Updated: Jan 25
Some conservative religious groups are all twisted up in a homophobic knot over a possible U.S. Senate vote on the Equality Act, which would further prohibit discrimination against LGBTQ folks. Y'all, I'm so tired of all this never-ending nonsense and bigotry. It's really all about access to government money and the freedom to discriminate against LGBTQ folks while hiding behind religion. Naturally, as a queer man and an ordained minister, I do have a few choice words, so let's get into it.
To the concern raised by Todd McFarland, associate general counsel for the Seventh-day Adventist Church: "I couldn't have gone to Southern Adventist University without student loans, which I'm still paying off. The threat is there, that we would lose that funding and the ability of our students to get Pell Grants, to get student loans."
Well, guess what, sweetie--yes, you should lose that funding because it's taxpayer money being used to discriminate. And as a gay man who pays taxes--it's kinda my money, too. Oh sure, you're fine taking tax money from LGBTQ people (wait, isn't it sin money??) but then you want to be able to use it however you please. No, you don't have a right to that money. The government does have a right to set how that money is used. You are still free to choose whether you go to an Adventist university or not--you just can't do it using taxpayer money. After all, when did being a good Christian become easy? You may actually have to make a choice on what's more important--taxpayer money for your education or funding your education in another way that better reflects your morals and values. I don't see what the problem is here. Take up your cross, Todd--am I right?
I found an article from 2019 where Rabbi Avi Shafran of the Orthodox Jewish organization Agudath Israel of America wrote that the Equality Act would: "coerce religious Americans into betraying our sincere, time-honored convictions ... [and] would aid those who seek to deny America's religious heritage ... ."
Wow, this is rich coming from a Jewish person. It seems, Rabbi, that you overlook the "sincere, time-honored convictions" of Christians in the good ol' USA that once discriminated against Jews like yourself. And that "religious heritage" you speak of so fondly? Yeah, not Jewish. But here you are taking the same discriminatory language once used against Jews and slinging it at LGBTQ folks. Besides, it isn't the government's job to affirm or deny this country's religious heritage, however that is defined. The government's job is to ensure rights and prevent discrimination. This country's religious heritage is what it is; it has already been written. As far as how it evolves, that's up to us as private citizens--not the government.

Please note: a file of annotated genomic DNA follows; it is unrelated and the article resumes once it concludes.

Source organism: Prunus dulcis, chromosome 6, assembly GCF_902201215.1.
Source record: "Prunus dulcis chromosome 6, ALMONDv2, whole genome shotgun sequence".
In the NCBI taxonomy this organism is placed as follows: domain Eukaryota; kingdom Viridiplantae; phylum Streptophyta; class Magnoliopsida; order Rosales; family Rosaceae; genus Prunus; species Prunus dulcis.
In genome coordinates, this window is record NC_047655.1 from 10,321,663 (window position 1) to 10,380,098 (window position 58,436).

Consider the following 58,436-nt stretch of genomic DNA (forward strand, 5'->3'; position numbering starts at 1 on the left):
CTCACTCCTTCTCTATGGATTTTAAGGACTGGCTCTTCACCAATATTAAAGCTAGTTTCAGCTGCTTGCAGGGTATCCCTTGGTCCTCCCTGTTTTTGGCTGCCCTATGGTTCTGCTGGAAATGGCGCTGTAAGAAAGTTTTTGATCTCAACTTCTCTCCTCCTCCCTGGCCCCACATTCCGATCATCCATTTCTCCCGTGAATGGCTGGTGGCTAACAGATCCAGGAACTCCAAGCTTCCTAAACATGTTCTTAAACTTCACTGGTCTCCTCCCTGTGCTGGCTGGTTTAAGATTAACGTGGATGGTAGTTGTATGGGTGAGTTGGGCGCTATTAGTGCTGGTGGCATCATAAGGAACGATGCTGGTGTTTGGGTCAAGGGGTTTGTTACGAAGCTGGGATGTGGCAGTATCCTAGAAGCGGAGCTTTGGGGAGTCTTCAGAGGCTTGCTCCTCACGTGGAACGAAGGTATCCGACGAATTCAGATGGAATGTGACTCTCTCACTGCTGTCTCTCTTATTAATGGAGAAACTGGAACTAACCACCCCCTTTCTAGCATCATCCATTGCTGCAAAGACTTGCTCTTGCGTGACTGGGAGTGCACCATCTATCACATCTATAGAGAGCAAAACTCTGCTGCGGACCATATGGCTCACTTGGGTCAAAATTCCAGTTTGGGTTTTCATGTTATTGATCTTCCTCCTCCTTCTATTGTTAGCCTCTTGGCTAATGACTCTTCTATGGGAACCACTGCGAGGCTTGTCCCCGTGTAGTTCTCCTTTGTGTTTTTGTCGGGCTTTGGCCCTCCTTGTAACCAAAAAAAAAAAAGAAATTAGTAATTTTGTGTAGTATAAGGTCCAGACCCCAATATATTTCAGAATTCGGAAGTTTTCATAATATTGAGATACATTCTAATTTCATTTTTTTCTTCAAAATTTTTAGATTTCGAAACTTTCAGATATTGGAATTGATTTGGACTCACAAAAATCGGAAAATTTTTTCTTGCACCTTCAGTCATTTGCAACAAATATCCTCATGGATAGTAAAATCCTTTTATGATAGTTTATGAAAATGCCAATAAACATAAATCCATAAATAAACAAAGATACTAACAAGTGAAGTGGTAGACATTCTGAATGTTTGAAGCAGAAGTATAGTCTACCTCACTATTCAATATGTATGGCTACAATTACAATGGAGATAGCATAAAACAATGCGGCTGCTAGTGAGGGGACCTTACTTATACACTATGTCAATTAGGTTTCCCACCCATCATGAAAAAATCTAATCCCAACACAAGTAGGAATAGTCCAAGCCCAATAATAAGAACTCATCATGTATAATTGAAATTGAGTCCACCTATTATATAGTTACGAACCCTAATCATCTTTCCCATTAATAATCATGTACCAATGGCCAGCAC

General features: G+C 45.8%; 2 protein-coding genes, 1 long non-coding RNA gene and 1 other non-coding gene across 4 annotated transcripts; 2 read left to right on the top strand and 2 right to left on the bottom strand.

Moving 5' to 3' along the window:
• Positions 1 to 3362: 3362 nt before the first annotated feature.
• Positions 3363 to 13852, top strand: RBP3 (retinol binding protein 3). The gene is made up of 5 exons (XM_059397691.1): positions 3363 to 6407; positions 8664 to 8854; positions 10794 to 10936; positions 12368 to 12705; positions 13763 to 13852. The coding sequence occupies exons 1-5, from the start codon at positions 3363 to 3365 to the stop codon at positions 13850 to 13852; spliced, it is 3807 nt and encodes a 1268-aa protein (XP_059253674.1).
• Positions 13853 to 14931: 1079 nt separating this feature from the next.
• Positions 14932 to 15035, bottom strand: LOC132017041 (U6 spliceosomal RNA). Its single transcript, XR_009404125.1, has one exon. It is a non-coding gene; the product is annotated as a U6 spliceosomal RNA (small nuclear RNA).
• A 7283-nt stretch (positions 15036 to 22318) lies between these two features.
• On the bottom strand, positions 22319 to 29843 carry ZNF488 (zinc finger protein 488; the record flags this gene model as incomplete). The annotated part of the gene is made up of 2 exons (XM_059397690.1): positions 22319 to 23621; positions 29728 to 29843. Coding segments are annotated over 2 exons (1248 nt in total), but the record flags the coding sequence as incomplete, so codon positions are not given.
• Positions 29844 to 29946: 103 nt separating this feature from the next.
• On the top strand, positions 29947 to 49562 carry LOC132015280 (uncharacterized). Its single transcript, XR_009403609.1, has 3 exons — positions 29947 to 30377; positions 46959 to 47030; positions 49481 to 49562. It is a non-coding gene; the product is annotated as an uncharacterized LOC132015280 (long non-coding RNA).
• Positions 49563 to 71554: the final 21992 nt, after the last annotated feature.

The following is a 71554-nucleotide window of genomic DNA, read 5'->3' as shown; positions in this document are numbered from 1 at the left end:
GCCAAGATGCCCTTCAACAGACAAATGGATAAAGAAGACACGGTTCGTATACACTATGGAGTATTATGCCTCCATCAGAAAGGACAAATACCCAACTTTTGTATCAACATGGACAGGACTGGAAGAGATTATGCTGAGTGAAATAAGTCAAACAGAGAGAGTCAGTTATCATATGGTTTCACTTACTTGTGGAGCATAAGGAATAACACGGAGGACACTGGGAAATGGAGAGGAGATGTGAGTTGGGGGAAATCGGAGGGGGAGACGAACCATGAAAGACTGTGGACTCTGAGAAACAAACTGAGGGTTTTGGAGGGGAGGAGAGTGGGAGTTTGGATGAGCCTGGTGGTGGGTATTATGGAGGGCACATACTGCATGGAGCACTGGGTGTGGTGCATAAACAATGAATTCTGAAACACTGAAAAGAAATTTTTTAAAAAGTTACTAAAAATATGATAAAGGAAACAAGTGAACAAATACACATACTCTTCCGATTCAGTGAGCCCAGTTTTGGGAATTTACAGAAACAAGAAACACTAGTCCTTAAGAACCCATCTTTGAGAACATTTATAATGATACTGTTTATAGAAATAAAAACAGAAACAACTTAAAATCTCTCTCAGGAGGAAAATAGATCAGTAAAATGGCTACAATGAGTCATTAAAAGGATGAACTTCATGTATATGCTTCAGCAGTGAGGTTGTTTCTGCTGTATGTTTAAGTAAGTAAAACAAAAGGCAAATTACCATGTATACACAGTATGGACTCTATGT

Other religious critics of the Equality Act fret over what they perceive of as the removal of protections they were guaranteed by the older Religious Freedom Restoration Act. Problem is, that legislation has actually allowed religious groups to engage in discrimination under the guise of "religious freedom." Be very, very wary whenever large and powerful religious institutions like the Catholic Church (referenced here) and the alleged "nonpartisan" allies who support them start attacking groups of people who have historically faced discrimination. News flash--true spirituality and religion is about lifting people up and advocating for those on the margins of society--not about protecting your parochial programs and institutions. If institutions become more important than people, you have lost your way.
So if it needs to be said, I am a queer ordained Pagan and interfaith minister who supports the Equality Act.